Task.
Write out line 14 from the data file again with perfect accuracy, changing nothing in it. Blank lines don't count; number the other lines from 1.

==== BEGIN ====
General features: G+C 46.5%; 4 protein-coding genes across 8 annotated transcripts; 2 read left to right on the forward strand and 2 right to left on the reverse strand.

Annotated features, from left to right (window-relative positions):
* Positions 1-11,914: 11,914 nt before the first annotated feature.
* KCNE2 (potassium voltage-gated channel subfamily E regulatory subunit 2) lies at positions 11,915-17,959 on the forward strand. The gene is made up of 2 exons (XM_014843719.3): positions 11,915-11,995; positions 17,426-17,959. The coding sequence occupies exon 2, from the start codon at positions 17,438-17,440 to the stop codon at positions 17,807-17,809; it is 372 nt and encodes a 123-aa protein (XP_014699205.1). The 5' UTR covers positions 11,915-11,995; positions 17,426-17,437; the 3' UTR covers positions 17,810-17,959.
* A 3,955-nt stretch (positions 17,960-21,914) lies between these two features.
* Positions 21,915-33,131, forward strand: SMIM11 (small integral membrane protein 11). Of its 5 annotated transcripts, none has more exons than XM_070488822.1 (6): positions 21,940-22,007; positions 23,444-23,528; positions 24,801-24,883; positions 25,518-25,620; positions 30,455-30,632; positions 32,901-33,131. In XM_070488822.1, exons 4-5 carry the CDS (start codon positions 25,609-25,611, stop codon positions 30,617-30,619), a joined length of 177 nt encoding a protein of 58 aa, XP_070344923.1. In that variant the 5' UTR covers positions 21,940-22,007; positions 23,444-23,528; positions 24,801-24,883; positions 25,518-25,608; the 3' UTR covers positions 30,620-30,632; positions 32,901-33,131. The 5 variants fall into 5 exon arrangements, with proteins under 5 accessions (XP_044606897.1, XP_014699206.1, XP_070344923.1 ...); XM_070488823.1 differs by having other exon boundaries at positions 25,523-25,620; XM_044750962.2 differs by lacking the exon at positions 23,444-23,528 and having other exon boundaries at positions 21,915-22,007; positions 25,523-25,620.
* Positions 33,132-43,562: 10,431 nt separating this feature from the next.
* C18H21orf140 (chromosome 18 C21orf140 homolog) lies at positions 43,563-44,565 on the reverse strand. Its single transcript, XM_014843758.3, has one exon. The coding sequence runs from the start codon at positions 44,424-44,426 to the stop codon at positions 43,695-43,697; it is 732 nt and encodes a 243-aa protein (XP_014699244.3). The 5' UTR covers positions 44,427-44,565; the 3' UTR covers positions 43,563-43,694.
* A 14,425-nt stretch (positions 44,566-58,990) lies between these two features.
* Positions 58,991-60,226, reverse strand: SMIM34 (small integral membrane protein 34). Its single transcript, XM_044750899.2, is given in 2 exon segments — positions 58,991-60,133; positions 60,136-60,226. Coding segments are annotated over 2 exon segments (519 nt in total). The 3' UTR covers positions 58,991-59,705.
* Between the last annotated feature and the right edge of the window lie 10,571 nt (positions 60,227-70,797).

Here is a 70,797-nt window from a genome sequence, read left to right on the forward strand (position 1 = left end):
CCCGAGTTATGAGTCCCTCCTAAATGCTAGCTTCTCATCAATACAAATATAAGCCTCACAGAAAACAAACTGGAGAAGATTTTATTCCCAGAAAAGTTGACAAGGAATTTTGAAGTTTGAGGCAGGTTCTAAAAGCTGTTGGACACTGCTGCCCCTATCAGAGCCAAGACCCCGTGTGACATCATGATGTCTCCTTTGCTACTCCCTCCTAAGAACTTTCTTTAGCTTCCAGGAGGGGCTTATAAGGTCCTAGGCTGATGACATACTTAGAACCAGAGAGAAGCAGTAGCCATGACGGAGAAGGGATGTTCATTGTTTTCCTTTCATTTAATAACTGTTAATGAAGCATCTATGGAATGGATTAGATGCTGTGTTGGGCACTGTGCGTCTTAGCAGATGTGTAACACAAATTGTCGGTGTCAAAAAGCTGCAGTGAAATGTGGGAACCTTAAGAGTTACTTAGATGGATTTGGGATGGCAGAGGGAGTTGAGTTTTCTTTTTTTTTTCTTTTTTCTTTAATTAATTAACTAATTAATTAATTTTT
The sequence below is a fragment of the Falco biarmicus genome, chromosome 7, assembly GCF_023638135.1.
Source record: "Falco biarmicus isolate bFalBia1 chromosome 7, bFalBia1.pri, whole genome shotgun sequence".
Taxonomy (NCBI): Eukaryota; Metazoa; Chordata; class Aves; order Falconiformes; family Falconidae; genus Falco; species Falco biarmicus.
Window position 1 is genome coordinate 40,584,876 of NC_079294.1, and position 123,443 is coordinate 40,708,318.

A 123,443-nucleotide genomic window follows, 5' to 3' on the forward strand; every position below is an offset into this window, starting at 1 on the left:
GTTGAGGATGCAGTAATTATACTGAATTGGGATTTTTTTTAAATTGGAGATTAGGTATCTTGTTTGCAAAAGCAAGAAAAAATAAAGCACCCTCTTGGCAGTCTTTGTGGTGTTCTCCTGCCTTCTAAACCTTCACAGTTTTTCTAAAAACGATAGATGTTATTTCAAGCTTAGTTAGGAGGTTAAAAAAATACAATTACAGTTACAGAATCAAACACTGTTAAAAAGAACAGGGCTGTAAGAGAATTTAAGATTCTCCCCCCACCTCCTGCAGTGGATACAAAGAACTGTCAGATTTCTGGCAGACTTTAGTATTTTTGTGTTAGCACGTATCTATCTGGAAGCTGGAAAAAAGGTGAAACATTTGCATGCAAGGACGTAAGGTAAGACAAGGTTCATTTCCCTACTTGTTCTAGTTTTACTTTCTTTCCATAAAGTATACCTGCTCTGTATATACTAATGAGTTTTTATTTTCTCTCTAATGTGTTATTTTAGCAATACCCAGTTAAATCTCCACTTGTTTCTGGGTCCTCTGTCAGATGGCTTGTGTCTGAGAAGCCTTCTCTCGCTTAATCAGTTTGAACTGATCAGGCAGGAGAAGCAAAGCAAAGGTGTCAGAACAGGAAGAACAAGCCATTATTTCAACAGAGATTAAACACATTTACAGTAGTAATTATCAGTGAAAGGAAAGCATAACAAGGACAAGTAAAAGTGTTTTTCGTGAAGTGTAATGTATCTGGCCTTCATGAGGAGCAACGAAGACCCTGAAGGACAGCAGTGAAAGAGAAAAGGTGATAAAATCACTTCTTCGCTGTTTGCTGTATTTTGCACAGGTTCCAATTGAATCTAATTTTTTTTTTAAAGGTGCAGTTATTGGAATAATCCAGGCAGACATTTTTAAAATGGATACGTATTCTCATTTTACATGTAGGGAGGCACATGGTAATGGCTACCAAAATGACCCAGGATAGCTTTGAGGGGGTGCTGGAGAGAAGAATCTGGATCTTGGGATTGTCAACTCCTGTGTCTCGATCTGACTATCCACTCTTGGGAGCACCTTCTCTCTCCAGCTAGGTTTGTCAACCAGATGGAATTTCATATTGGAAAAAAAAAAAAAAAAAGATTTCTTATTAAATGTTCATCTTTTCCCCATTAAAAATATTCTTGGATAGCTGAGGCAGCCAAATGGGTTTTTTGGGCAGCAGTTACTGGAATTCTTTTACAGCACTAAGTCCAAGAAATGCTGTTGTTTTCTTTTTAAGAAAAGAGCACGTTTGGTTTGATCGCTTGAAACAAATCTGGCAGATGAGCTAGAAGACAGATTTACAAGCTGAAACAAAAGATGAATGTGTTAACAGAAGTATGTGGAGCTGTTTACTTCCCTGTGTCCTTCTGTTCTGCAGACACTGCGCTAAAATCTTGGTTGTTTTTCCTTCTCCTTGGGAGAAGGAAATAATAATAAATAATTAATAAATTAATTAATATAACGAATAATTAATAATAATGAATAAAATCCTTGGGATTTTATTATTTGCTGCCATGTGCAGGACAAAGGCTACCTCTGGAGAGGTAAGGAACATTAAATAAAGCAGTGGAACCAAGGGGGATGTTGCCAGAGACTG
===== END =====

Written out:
The sequence below is a fragment of the Falco biarmicus genome, chromosome 7, assembly GCF_023638135.1.